When the Steamboat Arabia struck a submerged tree on its fateful voyage up the Missouri River on Sept. 5, 1856, the boat was packed with close to 200 tons of cargo (including some 400 barrels of Kentucky ’s finest bourbon) and about 130 people.
The boat, which took months to build, sank in a matter of minutes. Luckily, its passengers and crew made it to shore, but almost all the Arabia ’s cargo was lost. That is until a group of Kansas City “treasure hunters” decided to attempt the unthinkable—dig up the legendary ship.
Over the years, the banks of the Missouri River shifted. This left the Arabia buried underneath a farmer’s crops. On Nov. 12, 1988, River Salvage Inc. broke ground above the Arabia and about four months later the group saw their dreams realized. They used bulldozers, backhoes, wells, well-drilling equipment and a 100-ton crane to carve out a 45-foot hole, the size of a football field.
The project turned out to be such a massive undertaking that a professional well-drilling company from Iowa was brought in to install a 65-foot irrigation system to pump close to 20,000 gallons of water a minute back into the Mighty Mo. Over the following months, anticipation grew as more of the ship was revealed. One of the first artifacts recovered was a small shoe caught within the timbers. Little did the group know that they were about to excavate the world’s largest collection of pre-Civil War steamboat cargo.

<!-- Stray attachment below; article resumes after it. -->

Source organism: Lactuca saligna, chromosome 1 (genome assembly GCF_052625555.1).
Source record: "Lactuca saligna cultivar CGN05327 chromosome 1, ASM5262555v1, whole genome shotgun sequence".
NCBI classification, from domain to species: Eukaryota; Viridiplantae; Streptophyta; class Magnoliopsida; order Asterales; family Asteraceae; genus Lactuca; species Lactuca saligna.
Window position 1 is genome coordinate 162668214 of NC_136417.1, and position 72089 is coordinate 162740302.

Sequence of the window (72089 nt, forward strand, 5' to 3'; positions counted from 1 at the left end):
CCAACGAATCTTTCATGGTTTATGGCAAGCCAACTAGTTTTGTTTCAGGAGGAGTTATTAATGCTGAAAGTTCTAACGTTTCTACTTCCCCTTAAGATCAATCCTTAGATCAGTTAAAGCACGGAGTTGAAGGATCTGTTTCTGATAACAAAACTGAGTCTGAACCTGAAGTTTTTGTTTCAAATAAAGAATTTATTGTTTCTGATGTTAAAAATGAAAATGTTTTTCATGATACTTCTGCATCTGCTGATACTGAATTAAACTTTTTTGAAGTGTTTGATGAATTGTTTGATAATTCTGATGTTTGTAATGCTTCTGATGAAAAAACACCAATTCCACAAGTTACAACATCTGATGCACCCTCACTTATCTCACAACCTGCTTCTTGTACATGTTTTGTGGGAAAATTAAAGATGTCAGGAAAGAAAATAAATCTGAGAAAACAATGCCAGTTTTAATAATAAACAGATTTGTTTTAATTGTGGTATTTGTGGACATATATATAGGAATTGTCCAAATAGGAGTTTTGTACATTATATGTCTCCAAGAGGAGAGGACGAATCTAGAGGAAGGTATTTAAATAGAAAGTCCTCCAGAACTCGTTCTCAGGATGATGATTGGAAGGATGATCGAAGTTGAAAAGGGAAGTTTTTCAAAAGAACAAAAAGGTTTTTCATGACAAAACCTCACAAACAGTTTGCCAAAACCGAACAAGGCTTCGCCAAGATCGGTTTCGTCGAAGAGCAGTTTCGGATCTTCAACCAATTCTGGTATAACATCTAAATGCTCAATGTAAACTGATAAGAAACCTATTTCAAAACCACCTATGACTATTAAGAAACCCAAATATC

In the end, River Salvage Inc. recovered more than 200,000 frontier artifacts which included four thousand boots and shoes, ten thousand printed calico buttons, five million glass trade beads and tens of thousands of other priceless pieces. The artifacts are now displayed at the Arabia Steamboat Museum , located in the City Market.
Worlds of Fun, patterned after the Jules Verne’s adventurous tale, “Around the World in Eighty Days,” opened in 1973. The park features five themed continent areas: Americana , Africa, Europa, the Orient and Scandinavia . Worlds of Fun covers more than 175 acres with a wide variety of wild to mild rides, special ethnic food favorites and an outstanding live entertainment lineup with shows daily.
Tens of thousands of thrill seekers visit the park each year. Some of the most popular rides include Camp Snoopy , Detonator, Fury of the Nile, RipCord, Monsoon, Boomerang, Hurricane Falls , Mamba, Timber Wolf and the ThunderHawk.
Worlds of Fun unleashed the biggest expansion in the park’s history in 1998, the Mamba. The steel roller coaster—guaranteed to shock even the most seasoned pro—is one of the tallest, longest and fastest roller coasters in the world. The coaster reaches speeds up to 75 miles per hour with a mind blowing 205-foot first drop. The encore performance features a 184-foot drop on the second hill.
Located next to Worlds of Fun, Oceans of Fun is the Midwest ’s largest tropically themed water park with over 60 acres of wet and wild adventures. A million-gallon wave pool, seven water slides, two special children’s areas and an assortment of water sports and activities are featured in this water paradise. Oceans of Fun opened in 1982.
Worlds of Fun and Oceans of Fun make up one of the Midwest ’s largest entertainment complexes with over 235 acres of rides, shows and attractions. Cedar Fair, L.P., a publicly traded company, bought Worlds of Fun and Oceans of Fun in 1995.